“Grant wants to be a manager and it is hard to believe that he will not get his wish at Fratton Park at some point this season” – Sam Wallace

Comment & analysis round-up

Quote of the day: “My colleagues are saying very quietly that the guys who are coming to them are lightweight. This is the type of thing that loses you a bid. You have to look at what others are doing and also be creative yourself – these things are not happening. I feel England do not exploit their attributes. I would take Beckham and make him my ambassador in countries where people are going to vote. England’s attributes surpasses any other country. I would have been more aggressive in the market place. If I had the Premier League, Beckham and the Queen, there would have been many things I could have done for the people who are voting.” – Fifa vice-president Jack Warner.

Runner-up: “He’s done the same role at Chelsea. Directors of football fall into two categories. One is to look after all the transfer business. Or, if they are involved on the technical side — and he [Avram Grant] is on the technical side. He will work closely with Paul on all aspects but Paul will have the say as far as the team selection is concerned. And, as far as the players in the future it will obviously be all of us — we’ve appointed Ray Clarke as chief scout. So it will be him, myself, Avram and Paul.” – Peter Storrie.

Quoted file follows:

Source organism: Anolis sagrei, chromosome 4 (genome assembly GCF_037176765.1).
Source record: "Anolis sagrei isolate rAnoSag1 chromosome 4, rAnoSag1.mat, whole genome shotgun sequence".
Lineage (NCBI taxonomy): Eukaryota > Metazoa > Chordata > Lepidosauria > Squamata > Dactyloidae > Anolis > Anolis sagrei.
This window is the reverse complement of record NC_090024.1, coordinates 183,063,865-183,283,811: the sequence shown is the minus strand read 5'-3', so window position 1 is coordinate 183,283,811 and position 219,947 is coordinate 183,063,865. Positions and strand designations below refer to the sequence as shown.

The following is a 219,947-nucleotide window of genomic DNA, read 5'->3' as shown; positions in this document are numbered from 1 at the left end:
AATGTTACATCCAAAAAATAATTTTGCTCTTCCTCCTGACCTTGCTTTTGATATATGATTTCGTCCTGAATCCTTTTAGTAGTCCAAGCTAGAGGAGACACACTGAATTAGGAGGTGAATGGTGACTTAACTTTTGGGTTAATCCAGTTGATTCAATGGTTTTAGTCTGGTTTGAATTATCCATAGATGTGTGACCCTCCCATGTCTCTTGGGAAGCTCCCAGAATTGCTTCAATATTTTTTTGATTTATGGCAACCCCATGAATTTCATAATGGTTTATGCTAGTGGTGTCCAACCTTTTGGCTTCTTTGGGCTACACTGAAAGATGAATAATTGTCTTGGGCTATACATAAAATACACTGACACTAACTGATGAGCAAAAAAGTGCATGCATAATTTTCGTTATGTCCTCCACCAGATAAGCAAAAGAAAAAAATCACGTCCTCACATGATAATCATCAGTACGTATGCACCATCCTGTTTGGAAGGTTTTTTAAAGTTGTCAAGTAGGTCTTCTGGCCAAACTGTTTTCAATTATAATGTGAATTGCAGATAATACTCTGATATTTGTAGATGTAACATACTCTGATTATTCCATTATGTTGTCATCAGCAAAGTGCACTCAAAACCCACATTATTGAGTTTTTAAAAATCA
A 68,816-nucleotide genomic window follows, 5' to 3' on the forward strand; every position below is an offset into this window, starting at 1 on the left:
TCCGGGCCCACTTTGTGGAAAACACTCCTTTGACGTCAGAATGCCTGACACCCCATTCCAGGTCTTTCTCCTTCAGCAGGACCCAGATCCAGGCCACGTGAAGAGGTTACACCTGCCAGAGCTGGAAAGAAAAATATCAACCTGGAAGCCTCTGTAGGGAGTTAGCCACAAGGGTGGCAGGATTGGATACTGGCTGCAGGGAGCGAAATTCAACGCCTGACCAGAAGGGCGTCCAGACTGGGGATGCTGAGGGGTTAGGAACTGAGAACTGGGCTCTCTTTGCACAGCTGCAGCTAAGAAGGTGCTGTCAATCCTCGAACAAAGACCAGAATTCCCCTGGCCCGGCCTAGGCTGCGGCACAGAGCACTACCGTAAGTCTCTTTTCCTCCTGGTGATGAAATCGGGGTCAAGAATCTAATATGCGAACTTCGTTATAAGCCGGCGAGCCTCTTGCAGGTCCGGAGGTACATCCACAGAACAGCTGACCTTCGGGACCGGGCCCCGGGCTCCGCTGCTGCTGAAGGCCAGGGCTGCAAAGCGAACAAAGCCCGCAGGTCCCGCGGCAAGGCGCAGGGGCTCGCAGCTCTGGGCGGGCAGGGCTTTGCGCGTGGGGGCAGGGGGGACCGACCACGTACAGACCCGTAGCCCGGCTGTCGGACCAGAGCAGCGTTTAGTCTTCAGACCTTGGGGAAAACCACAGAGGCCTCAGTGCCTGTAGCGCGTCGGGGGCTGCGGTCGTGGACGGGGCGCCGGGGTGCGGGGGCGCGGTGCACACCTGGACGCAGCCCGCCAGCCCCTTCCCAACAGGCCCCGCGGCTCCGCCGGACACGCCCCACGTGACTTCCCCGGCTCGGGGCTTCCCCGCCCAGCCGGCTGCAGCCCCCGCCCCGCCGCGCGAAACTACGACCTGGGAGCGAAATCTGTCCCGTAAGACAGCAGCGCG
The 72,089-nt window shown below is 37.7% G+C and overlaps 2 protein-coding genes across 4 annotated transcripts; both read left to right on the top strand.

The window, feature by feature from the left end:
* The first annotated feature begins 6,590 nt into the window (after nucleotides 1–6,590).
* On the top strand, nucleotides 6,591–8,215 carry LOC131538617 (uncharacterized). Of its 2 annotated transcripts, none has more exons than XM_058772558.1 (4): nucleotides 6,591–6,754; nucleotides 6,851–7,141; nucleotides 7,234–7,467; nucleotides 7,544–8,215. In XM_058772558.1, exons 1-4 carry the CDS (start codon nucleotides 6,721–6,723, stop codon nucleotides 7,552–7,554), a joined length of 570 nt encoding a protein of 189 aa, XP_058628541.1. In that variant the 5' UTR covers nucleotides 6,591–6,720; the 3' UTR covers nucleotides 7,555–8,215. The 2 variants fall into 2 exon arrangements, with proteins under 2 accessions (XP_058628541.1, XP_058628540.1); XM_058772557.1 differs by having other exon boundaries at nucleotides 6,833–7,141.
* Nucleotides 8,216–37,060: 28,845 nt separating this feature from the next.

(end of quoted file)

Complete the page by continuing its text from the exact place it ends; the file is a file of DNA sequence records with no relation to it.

Today’s overview: Avram Grant is back in English football, the Israeli returning to Portsmouth assuming his previous role as a director of football. But what does this mean for Paul Hart’s future as the Pompey manager?

Answering that question head-on, Jamie Jackson shouts that “Grant’s imminent arrival would not threaten the position of Hart… [while] Storrie will meet Grant this weekend to finalise his contract — it is likely to run until next season — before the Israeli starts work officially on Monday.

Following suit is Nick , who takes care in his language to report “Storrie and Hart were informed, rather than consulted, about Grant’s appointment as director of football. But Storrie insisted that Ali al-Faraj, the new owner, has no plans to get rid of Hart, despite the club being bottom of the Barclays Premier League.” Matt Lawton is also quick to point out how Grant’s appointment was forced on Paul Hart. “Grant, who has a three-year contract, will start his job on Monday after an appointment that Hart discovered was being made only after yesterday’s training session.”

Harry Redknapp also comments on Grant’s return in his column in The Sun. “I don’t think Avram will be after Paul’s job. He will be there as a great sounding board and a voice of experience, while Paul has the final say on who plays in the team… Grant is just the right sort of person you can bounce ideas off and that is just what Paul needs right now. The last thing he needs is to feel isolated.”

Reading between the lines, Sam Wallace is convinced Grant will become Portsmouth manager soon. “Grant wants to be a manager and it is hard to believe that he will not get his wish at Fratton Park at some point this season. He has taken this new role because, so far, he has been unable to parlay his eight months at Chelsea into a manager’s job anywhere else in the world.”

The brouhaha over how and where to watch Ukraine-England on the weekend continues unabated this Thursday.